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American Eskimo Dog

American Eskimo dog breed guide (other names: Eskie, Spitz)

origin:United States of America
date origin:1913
life expectancy:12 to 13 years
classification:Non-Sporting
climate: Coldin/out: Indoorgrooming: Needs grooming
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History [ edit ]

This breed´s name can actually led us to error, because the American Eskimo Dog isn´t descendent from the working Eskimo´s usual breeds. It has a Nordic look and characteristics, but it is actually descendent from the German Spitz. The first dog register occurred in 1913 in the UKC, but the American Eskimo was only formally recognized by the AKC in 1995.

This breed´s family probably came to America with German immigrants. During the I World War, the name of this breed was changed due to the conflict with Germany. Instead of being called “German Spiz” it was named “American Eskimo”.

It is believed that his ascendants are, besides the German Spitz, the Finnish Spitz, the Pomeranian, the Keeshond and the Samoyed, although this one is still controversial.

This dog has spread out through the USA due to the popularity that achieved in circus in the mid of the nineteenth century. The first dog to walk a tight rope was an American Eskimo Dog.
 
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General appearance [ edit ]

The American Eskimo Dog is a strong and agile dog that irradiates beauty. It is a small to medium-size Nordic type dog, in a basic color: white or white with biscuit cream. The other color admitted is black but it should only appear in the lips, nose, and eye rims. There’s an exception for the eyes that can be medium or dark brown. According to the standard, amber or blue colored eyes and pink eye rims are not desirable

There are three varieties: the toy, (23 to 30 cm; 2,4 to 4,5 kg) the miniature (33 to 38 cm; 4,5 to 9 kg), and the standard (over 38 cm; 8 kg to 16 kg).

The American Eskimo Dog is double-coated: it has an undercoat with short hairs and a longer coat of guard hair growing through it to form the outer coat. The hair is straight with no curls or waves. The tail, of high-set, is carried loosely and it´s covered with long hair.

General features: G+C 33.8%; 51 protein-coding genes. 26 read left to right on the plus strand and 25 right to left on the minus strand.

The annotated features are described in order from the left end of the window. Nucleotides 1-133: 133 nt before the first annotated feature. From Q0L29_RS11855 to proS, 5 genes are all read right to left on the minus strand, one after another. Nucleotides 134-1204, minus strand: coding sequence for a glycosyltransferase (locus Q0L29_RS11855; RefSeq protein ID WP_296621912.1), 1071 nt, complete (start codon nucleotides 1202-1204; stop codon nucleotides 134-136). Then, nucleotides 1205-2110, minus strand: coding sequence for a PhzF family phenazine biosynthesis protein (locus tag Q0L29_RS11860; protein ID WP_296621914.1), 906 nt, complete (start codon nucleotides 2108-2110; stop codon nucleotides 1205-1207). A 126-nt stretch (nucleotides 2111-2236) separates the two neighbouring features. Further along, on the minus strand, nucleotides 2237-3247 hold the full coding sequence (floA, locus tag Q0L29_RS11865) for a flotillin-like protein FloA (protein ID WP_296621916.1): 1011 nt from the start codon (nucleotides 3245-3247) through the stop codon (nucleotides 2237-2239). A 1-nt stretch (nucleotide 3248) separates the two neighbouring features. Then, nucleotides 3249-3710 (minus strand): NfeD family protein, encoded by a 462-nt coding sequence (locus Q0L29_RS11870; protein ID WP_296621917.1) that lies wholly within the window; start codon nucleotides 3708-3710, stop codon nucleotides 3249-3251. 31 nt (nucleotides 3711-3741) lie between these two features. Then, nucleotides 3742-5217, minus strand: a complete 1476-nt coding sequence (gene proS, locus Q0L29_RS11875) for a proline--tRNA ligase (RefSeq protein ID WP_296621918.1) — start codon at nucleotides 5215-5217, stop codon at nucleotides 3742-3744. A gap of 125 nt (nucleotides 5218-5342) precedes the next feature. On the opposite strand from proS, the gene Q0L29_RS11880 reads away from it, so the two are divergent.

The body of the American Eskimo Dog is strong and compact, but not cobby with good legs and feet that allow him to trot with energetic action. 
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Temperament [ edit ]

The American Eskimo Dog is a companion dog that loves his family and wants to spend as much time possible with her. Because of their need to be loved, they are relatively easy to train, but respond very poorly to harsh treatment.
This breed makes good watchdogs that bark in alert and rarely bite.

The American Eskimo Dog is intelligent and never overly shy nor aggressive, though he can be reserved at times.

If well socialized, these dogs are good with kids and with other animals, especially of the same size. 
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Health [ edit ]

The American Eskimo Dog is a fairly healthy breed, and his worst enemy, health wise, is probably the fleas. One flea on an Eskie can result in a severe allergy. Like most of the breeds, these dogs are also prone to hip dysplasia, patella luxation, progressive retinal atrophy, cataracts and epilepsy. With a life expectancy of 12 to 13 years, records show that very healthy Eskie can live up to many more.

The thick coat is easy to groom, brush twice a week with firm bristle. The hair is not to be trimmed. The only exception is to neaten the feet and the backs of the rear pasterns.

Their skin is naturally dry so the bath should only occur one every two or three months.

The exercise needs of this breed vary according to the size of the dog. The standard variety needs a good amount of exercise, the miniature doens´t need as much as him, and for the toy a walk around the house is just enough. If not properly exercised, this breed can easily gain weight.
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